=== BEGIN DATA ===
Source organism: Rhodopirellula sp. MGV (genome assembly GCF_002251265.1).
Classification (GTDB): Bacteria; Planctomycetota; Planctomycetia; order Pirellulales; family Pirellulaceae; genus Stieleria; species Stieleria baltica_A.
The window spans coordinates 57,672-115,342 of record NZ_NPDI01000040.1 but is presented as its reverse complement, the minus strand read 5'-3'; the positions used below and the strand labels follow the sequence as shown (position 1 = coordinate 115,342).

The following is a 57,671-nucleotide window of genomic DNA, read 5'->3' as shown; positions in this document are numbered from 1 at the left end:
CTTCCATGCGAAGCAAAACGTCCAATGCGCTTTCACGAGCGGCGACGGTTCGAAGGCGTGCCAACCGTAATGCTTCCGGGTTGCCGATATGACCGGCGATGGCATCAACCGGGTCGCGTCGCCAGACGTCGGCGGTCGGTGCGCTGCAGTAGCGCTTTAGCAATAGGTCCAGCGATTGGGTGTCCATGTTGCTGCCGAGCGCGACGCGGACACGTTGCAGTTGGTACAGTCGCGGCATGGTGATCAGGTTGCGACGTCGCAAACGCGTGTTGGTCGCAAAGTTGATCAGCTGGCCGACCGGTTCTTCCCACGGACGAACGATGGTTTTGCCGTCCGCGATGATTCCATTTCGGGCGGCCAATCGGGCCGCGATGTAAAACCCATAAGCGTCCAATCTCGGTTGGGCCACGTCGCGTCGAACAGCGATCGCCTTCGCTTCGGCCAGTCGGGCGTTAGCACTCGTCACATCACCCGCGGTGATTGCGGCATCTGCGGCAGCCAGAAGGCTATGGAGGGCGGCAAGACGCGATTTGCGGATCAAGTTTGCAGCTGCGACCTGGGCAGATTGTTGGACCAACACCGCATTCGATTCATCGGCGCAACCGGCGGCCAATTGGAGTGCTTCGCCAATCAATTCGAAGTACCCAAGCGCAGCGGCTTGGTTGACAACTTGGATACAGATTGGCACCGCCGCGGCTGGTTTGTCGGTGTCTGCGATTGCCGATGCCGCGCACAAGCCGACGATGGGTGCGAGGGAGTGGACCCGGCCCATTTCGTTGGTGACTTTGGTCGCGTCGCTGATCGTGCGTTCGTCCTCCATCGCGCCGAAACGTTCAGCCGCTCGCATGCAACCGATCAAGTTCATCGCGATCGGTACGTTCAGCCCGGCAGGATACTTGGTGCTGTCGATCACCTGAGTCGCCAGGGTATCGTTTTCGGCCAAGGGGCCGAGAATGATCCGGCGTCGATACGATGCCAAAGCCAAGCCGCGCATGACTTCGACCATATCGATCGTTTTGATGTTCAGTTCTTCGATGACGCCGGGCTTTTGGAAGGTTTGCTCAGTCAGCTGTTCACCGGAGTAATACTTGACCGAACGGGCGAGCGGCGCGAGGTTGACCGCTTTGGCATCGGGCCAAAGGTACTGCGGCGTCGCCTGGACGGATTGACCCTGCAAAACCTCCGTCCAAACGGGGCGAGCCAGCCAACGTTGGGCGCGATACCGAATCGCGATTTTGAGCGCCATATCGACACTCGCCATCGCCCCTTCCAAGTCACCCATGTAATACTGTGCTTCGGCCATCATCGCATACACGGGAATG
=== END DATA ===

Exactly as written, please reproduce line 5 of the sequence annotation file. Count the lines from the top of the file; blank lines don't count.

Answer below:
CTTCCATGCGAAGCAAAACGTCCAATGCGCTTTCACGAGCGGCGACGGTTCGAAGGCGTGCCAACCGTAATGCTTCCGGGTTGCCGATATGACCGGCGATGGCATCAACCGGGTCGCGTCGCCAGACGTCGGCGGTCGGTGCGCTGCAGTAGCGCTTTAGCAATAGGTCCAGCGATTGGGTGTCCATGTTGCTGCCGAGCGCGACGCGGACACGTTGCAGTTGGTACAGTCGCGGCATGGTGATCAGGTTGCGACGTCGCAAACGCGTGTTGGTCGCAAAGTTGATCAGCTGGCCGACCGGTTCTTCCCACGGACGAACGATGGTTTTGCCGTCCGCGATGATTCCATTTCGGGCGGCCAATCGGGCCGCGATGTAAAACCCATAAGCGTCCAATCTCGGTTGGGCCACGTCGCGTCGAACAGCGATCGCCTTCGCTTCGGCCAGTCGGGCGTTAGCACTCGTCACATCACCCGCGGTGATTGCGGCATCTGCGGCAGCCAGAAGGCTATGGAGGGCGGCAAGACGCGATTTGCGGATCAAGTTTGCAGCTGCGACCTGGGCAGATTGTTGGACCAACACCGCATTCGATTCATCGGCGCAACCGGCGGCCAATTGGAGTGCTTCGCCAATCAATTCGAAGTACCCAAGCGCAGCGGCTTGGTTGACAACTTGGATACAGATTGGCACCGCCGCGGCTGGTTTGTCGGTGTCTGCGATTGCCGATGCCGCGCACAAGCCGACGATGGGTGCGAGGGAGTGGACCCGGCCCATTTCGTTGGTGACTTTGGTCGCGTCGCTGATCGTGCGTTCGTCCTCCATCGCGCCGAAACGTTCAGCCGCTCGCATGCAACCGATCAAGTTCATCGCGATCGGTACGTTCAGCCCGGCAGGATACTTGGTGCTGTCGATCACCTGAGTCGCCAGGGTATCGTTTTCGGCCAAGGGGCCGAGAATGATCCGGCGTCGATACGATGCCAAAGCCAAGCCGCGCATGACTTCGACCATATCGATCGTTTTGATGTTCAGTTCTTCGATGACGCCGGGCTTTTGGAAGGTTTGCTCAGTCAGCTGTTCACCGGAGTAATACTTGACCGAACGGGCGAGCGGCGCGAGGTTGACCGCTTTGGCATCGGGCCAAAGGTACTGCGGCGTCGCCTGGACGGATTGACCCTGCAAAACCTCCGTCCAAACGGGGCGAGCCAGCCAACGTTGGGCGCGATACCGAATCGCGATTTTGAGCGCCATATCGACACTCGCCATCGCCCCTTCCAAGTCACCCATGTAATACTGTGCTTCGGCCATCATCGCATACACGGGAATG